When the Capitals began their search for a free-agent goaltender to back up Braden Holtby, they had several factors to consider.

Should they go with an established veteran like Tomas Vokoun, who had familiarity with the Capitals as a former player and with their new coaching staff, for whom he had played in Nashville?

Should they sign a future Hall of Famer like Martin Brodeur, who helped revolutionize the position with his stickhandling ability but was in search of more playing time?

Or, should they turn to someone who came with a less costly price tag and posed less of a threat to Holtby?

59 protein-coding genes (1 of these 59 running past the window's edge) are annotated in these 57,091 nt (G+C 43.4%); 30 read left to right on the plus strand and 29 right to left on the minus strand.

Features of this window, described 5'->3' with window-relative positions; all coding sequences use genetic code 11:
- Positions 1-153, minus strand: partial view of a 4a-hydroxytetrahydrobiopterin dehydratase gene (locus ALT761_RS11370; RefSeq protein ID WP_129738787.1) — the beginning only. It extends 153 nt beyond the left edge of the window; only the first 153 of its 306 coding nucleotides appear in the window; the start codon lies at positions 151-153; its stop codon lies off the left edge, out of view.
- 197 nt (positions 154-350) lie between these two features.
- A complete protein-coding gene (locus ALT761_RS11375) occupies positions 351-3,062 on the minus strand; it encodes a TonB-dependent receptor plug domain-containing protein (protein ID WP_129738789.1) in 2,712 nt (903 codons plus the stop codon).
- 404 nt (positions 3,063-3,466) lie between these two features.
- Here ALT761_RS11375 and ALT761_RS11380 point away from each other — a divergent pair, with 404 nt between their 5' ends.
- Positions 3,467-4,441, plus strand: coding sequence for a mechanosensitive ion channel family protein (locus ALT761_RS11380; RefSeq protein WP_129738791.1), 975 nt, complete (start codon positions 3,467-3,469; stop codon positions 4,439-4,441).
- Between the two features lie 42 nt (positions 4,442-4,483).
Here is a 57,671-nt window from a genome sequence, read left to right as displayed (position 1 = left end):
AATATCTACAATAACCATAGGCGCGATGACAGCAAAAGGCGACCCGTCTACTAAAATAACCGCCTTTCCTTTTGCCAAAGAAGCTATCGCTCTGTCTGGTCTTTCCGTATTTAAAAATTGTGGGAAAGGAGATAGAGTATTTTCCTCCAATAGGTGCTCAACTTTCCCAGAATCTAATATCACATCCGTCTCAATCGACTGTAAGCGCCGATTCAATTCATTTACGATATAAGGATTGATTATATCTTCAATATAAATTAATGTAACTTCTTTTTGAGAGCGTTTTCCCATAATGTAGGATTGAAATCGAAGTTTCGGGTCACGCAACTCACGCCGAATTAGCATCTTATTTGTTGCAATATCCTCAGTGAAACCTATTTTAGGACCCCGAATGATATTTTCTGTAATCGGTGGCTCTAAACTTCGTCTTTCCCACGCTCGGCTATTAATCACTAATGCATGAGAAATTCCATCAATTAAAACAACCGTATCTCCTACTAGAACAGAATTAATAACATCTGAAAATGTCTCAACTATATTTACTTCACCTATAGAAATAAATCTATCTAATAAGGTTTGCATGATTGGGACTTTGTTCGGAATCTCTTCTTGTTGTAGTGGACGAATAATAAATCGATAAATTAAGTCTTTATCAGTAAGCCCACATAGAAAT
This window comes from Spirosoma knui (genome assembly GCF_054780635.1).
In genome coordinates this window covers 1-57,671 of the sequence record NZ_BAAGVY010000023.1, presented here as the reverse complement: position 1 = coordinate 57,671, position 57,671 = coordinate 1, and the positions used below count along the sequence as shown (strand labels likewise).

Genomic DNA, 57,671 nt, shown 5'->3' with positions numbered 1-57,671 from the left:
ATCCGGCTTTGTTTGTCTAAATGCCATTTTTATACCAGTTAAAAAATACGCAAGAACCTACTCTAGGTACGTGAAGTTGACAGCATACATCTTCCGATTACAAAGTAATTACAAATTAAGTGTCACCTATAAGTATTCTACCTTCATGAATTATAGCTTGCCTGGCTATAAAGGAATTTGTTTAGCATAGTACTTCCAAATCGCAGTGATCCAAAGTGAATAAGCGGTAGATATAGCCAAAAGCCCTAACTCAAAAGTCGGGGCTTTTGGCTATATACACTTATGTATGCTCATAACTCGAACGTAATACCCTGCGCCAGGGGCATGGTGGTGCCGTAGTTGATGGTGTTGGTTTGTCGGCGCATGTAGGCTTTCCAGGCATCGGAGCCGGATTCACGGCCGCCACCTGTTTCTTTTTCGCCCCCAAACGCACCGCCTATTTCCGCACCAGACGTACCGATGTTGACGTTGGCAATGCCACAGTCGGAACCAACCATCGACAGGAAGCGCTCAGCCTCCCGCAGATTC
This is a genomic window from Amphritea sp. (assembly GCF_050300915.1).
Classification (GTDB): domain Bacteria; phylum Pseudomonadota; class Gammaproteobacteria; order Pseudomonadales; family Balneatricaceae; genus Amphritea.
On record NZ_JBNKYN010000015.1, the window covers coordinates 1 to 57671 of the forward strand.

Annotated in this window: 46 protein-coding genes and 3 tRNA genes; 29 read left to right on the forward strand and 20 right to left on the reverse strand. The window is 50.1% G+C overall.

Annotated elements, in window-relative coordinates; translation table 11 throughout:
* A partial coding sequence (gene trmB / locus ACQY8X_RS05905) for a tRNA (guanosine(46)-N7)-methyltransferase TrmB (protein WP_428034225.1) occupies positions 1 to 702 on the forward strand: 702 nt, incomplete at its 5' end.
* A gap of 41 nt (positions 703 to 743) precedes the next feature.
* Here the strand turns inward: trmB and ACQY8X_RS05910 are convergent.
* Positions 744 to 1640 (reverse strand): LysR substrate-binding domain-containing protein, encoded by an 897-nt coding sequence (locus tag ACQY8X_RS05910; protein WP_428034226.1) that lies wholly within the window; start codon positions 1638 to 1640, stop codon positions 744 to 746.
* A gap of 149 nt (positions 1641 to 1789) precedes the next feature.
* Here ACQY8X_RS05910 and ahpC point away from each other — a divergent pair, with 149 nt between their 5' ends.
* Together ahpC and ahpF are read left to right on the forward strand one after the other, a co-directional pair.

“We talked about that a lot,” Caps general manager Brian MacLellan said after signing Justin Peters to a two-year, $1.9 million contract. “A lot of it was we wanted to send the right message to Holtby.

“We want Holtby to be our guy and we want him to be supported by a good backup. Peters is a good backup in our mind and he has some upside, too. He’s 28 years old, he’s still a young guy. He’s a good teammate, he gets along with the No. 1 guys he’s played with, so we thought it was a match that way.

“I mean, if you bring in an older, experienced guy it’s going to cost us more money and it might have been a little more pressure on Holtby. We wanted to send a message to Holtby that he’s our No. 1 guy.”